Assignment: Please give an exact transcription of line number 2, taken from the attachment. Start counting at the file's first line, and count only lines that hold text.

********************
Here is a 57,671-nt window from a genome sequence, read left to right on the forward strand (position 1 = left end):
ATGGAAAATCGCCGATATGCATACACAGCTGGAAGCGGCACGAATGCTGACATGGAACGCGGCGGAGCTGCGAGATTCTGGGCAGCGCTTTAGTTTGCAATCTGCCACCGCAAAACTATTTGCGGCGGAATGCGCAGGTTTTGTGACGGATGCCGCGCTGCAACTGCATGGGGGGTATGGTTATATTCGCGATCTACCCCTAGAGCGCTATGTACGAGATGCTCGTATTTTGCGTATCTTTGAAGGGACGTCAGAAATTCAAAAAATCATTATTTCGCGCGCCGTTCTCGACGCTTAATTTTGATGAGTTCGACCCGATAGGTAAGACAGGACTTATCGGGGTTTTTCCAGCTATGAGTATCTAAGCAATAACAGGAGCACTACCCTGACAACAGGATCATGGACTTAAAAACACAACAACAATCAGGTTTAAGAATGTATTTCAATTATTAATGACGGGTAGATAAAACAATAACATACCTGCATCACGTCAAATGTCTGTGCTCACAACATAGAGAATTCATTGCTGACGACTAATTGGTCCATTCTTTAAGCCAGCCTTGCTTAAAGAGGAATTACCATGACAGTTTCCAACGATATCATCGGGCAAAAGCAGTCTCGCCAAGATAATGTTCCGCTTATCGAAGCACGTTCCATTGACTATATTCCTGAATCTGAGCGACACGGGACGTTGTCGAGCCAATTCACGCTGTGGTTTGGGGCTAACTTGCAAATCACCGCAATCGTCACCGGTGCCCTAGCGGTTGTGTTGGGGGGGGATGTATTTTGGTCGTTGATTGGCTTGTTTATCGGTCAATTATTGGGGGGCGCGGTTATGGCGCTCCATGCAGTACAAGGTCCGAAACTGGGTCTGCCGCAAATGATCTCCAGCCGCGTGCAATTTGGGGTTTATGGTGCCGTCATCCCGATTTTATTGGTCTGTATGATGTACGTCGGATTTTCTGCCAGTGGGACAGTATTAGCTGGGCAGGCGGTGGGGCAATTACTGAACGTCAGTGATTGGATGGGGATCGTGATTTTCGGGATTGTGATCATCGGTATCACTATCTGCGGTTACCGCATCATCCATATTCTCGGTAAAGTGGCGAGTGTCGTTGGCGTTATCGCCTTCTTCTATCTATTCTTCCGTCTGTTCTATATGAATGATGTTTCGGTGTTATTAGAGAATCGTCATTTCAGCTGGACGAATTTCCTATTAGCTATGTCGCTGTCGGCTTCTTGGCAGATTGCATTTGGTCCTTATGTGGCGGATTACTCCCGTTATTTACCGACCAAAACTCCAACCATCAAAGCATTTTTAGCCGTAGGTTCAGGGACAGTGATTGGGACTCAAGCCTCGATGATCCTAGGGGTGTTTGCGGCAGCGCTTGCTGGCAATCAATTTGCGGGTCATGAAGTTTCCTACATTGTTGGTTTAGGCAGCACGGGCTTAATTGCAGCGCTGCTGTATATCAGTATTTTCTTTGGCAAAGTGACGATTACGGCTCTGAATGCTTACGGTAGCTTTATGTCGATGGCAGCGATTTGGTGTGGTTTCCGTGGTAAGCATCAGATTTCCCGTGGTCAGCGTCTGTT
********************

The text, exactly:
ATGGAAAATCGCCGATATGCATACACAGCTGGAAGCGGCACGAATGCTGACATGGAACGCGGCGGAGCTGCGAGATTCTGGGCAGCGCTTTAGTTTGCAATCTGCCACCGCAAAACTATTTGCGGCGGAATGCGCAGGTTTTGTGACGGATGCCGCGCTGCAACTGCATGGGGGGTATGGTTATATTCGCGATCTACCCCTAGAGCGCTATGTACGAGATGCTCGTATTTTGCGTATCTTTGAAGGGACGTCAGAAATTCAAAAAATCATTATTTCGCGCGCCGTTCTCGACGCTTAATTTTGATGAGTTCGACCCGATAGGTAAGACAGGACTTATCGGGGTTTTTCCAGCTATGAGTATCTAAGCAATAACAGGAGCACTACCCTGACAACAGGATCATGGACTTAAAAACACAACAACAATCAGGTTTAAGAATGTATTTCAATTATTAATGACGGGTAGATAAAACAATAACATACCTGCATCACGTCAAATGTCTGTGCTCACAACATAGAGAATTCATTGCTGACGACTAATTGGTCCATTCTTTAAGCCAGCCTTGCTTAAAGAGGAATTACCATGACAGTTTCCAACGATATCATCGGGCAAAAGCAGTCTCGCCAAGATAATGTTCCGCTTATCGAAGCACGTTCCATTGACTATATTCCTGAATCTGAGCGACACGGGACGTTGTCGAGCCAATTCACGCTGTGGTTTGGGGCTAACTTGCAAATCACCGCAATCGTCACCGGTGCCCTAGCGGTTGTGTTGGGGGGGGATGTATTTTGGTCGTTGATTGGCTTGTTTATCGGTCAATTATTGGGGGGCGCGGTTATGGCGCTCCATGCAGTACAAGGTCCGAAACTGGGTCTGCCGCAAATGATCTCCAGCCGCGTGCAATTTGGGGTTTATGGTGCCGTCATCCCGATTTTATTGGTCTGTATGATGTACGTCGGATTTTCTGCCAGTGGGACAGTATTAGCTGGGCAGGCGGTGGGGCAATTACTGAACGTCAGTGATTGGATGGGGATCGTGATTTTCGGGATTGTGATCATCGGTATCACTATCTGCGGTTACCGCATCATCCATATTCTCGGTAAAGTGGCGAGTGTCGTTGGCGTTATCGCCTTCTTCTATCTATTCTTCCGTCTGTTCTATATGAATGATGTTTCGGTGTTATTAGAGAATCGTCATTTCAGCTGGACGAATTTCCTATTAGCTATGTCGCTGTCGGCTTCTTGGCAGATTGCATTTGGTCCTTATGTGGCGGATTACTCCCGTTATTTACCGACCAAAACTCCAACCATCAAAGCATTTTTAGCCGTAGGTTCAGGGACAGTGATTGGGACTCAAGCCTCGATGATCCTAGGGGTGTTTGCGGCAGCGCTTGCTGGCAATCAATTTGCGGGTCATGAAGTTTCCTACATTGTTGGTTTAGGCAGCACGGGCTTAATTGCAGCGCTGCTGTATATCAGTATTTTCTTTGGCAAAGTGACGATTACGGCTCTGAATGCTTACGGTAGCTTTATGTCGATGGCAGCGATTTGGTGTGGTTTCCGTGGTAAGCATCAGATTTCCCGTGGTCAGCGTCTGTT